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Foxboro Stadium History - 1990



            The Patriots began the new decade with a familiar face as head coach. Rod Rust, who served as the team's defensive coordinator for five years between 1983-87, was officially named the 10th head coach in team history on Feb. 27. After their lackluster 5-11 season in 1989, the Patriots did little to win back fan support when they sent the third overall pick in the 1990 NFL draft to Seattle for two picks later in the first round. With those picks the Patriots selected linebacker Chris Singleton and defensive lineman Ray Agnew, neither of whom became impact players during their short stays in New England.  

After dropping the last four games in 1989, a winless preseason did not exactly whet the fans' appetite for the start of the regular season, which did not get off to a pleasant start. Miami Dolphins running back Sammie Smith shredded New England for 159 yards on 23 carries in a 27-24 Miami victory on Opening Day at Foxboro. The Patriots led at one point in the game, 21-6, but with only 3:30 left to play, the lead was only 24-20. Miami quarterback Dan Marino led a final drive that culminated with the future Hall of Fame quarterback connecting with Tony Paige for a 7-yard score with less than a minute to play.

The team seemed to shrug off the tough, last second loss with a 16-14 road win at Indianapolis the following week. New England used a strong ball control attack to control the clock for more than 36 minutes. Patriots running back John Stephens gained 96 yards on the ground to pace the Patriots attack. Kicker Jason Staurovsky booted three field goals and veteran quarterback Steve Grogan (playing in his 16th and last NFL season) hit Hart Lee Dykes with a 27-yard scoring pass. It was the last bright spot in what became the worst season in franchise history.



            After returning home, the team received unwanted national publicity when Boston Herald reporter Lisa Olson was sexually harassed and verbally assaulted by several Patriots players in the team's locker room. The NFL initiated a two-month inquiry, and the investigation hovered over the team like a black cloud for two months. Commissioner Paul Tagliabue eventually fined the team $50,000 and fined Patriots tight end Zeke Mowatt $12,500, and wide receiver Michael Timpson and running back Robert Perryman $5,000 each.  

Following the Olson incident, New England suffered a 41-17 setback in Cincinnati and returned home, only to receive a 37-13 shellacking at the hands of the hardly-formidable New York Jets. The Patriots went on to drop 14 straight games to finish the year at 1-15, the worst record in team history.

Whatever hopes New England had of turning their losing season around ended in Week Five against the Seattle Seahawks. New England had rallied from a 19-3 deficit to pull in front 20-19 early in the fourth quarter, but Seattle quarterback Dave Krieg hit Jeff Chadwick on a 45-yard scoring pass with just more than two minutes to play. The Seahawks added a clinching touchdown only seconds later to hand the Patriots what turned out to be a devastating 33-20 defeat.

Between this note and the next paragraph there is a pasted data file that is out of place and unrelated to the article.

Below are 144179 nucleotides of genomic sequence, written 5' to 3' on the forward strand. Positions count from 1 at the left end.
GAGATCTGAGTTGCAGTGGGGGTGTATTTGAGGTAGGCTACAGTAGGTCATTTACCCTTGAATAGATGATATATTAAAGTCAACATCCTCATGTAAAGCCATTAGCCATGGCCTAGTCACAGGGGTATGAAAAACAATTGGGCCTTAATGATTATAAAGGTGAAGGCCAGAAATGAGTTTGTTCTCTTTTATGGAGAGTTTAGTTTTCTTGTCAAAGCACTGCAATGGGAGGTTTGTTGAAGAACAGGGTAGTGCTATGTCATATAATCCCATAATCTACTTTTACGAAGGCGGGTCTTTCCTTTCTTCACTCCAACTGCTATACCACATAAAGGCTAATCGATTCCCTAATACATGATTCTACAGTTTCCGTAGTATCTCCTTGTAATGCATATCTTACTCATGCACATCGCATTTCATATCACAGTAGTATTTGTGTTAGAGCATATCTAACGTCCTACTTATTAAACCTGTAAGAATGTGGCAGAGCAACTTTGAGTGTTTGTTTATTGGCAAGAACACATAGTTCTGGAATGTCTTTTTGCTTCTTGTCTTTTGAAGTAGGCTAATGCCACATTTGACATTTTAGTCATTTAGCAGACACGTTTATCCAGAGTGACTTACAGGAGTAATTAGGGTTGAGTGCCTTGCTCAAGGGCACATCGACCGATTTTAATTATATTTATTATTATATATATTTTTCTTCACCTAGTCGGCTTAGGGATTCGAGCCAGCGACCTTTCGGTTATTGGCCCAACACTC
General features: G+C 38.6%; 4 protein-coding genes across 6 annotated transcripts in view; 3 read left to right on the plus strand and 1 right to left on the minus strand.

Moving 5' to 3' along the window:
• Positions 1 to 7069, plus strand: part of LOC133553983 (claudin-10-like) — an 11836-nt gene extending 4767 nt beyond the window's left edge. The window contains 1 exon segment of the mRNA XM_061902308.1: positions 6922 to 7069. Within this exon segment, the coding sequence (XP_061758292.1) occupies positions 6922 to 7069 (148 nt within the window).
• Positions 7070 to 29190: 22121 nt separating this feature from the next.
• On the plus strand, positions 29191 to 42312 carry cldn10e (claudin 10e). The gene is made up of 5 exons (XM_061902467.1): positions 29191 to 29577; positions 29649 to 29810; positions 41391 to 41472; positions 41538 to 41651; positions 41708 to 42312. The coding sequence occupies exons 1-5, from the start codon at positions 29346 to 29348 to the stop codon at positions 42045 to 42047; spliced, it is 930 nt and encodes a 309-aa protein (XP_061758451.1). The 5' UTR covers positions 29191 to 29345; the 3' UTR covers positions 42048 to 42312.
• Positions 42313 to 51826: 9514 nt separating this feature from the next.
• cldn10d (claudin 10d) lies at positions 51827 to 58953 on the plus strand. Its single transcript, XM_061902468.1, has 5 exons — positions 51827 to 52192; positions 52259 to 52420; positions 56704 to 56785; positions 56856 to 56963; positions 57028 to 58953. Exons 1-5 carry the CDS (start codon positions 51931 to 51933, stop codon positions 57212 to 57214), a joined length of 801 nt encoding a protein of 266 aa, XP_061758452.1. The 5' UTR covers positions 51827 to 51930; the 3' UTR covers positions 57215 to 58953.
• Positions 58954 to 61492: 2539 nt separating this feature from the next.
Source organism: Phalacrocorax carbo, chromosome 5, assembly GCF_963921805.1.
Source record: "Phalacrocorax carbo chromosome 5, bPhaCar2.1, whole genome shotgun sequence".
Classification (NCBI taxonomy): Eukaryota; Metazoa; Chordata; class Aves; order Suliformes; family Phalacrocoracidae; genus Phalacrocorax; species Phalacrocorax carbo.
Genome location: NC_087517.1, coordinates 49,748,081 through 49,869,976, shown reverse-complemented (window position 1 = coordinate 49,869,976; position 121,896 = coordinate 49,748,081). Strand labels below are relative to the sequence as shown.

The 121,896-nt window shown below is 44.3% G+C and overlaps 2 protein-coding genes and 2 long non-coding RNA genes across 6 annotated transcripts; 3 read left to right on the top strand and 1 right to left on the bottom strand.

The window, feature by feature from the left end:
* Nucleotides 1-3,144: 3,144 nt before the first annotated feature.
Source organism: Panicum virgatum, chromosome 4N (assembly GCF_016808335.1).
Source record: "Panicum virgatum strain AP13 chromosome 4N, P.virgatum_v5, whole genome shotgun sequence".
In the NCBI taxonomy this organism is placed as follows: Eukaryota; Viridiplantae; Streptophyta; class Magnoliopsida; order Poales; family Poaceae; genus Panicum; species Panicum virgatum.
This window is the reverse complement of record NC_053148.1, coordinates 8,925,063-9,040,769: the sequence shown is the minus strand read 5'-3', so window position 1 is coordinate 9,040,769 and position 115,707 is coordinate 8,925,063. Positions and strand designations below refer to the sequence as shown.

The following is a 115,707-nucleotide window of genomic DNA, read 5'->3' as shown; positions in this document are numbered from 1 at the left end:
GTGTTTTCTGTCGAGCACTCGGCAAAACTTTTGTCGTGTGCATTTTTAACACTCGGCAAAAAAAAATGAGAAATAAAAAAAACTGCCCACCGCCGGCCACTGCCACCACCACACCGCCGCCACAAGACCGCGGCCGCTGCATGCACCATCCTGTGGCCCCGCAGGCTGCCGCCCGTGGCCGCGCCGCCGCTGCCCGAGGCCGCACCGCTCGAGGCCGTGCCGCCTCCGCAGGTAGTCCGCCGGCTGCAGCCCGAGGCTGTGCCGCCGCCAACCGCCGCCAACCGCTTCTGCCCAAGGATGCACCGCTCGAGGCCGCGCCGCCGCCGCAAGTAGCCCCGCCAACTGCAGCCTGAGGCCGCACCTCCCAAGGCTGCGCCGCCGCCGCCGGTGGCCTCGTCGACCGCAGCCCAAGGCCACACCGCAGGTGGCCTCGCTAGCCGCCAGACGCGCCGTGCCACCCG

By midseason, the Patriots hit rock bottom and a 13-10 loss in Indianapolis in Week 10 seemed to serve as a perfect illustration of the team's frustration. Despite limiting the Colts to five first downs in the entire game, the Patriots wasted a fine effort by third-year running back Marvin Allen, who was subbing for the injured Stephens. Allen's 160 yards of total offense went for naught as Colts quarterback Jeff George hit Billy Brooks from 26 yards away late in the fourth quarter to hand the Patriots the loss.

The season mercifully ended on Dec. 30 with a 13-10 loss to the eventual Super Bowl champion New York Giants. Before a sellout crowd of 60,410 in Foxborough, most of which were Giants fans, the Patriots battled the entire game, and had a chance to tie or win in the final minutes after recovering a Giants fumble. But the punchless New England offense failed to produce as Staurovsky missed a short field goal. With the loss, the Patriots failed to win a game at home all season for the first time in their history.

There was no individual area to fault for the club's fall to the dregs of the NFL in 1990. The offense was hopeless, scoring a single touchdown or less in 12 of the team's 16 games. The 181 points scored by New England were the fewest of any team since the NFL adopted a 16-game schedule in 1978. The defense ranked 25th in the NFL, and allowed more than 30 points on six different occasions. The only bright spot for the Patriots was left tackle Bruce Armstrong earning his first of what would be six invitations to the Pro Bowl.



            Rust and longtime general manager Patrick Sullivan were sent packing at the end of the season. The team decided to take a more corporate approach, as New England brought in Sam Jankovich as the new Chief Executive Officer. Jankovich had been Athletic Director at the University of Miami from 1982-90 and was thought to possess the ability to coral the finest college talent to help rebuild the now downtrodden Patriots.  

One of Jankovich's first acts was to hire Syracuse Head Coach Dick MacPherson as the new Patriots boss

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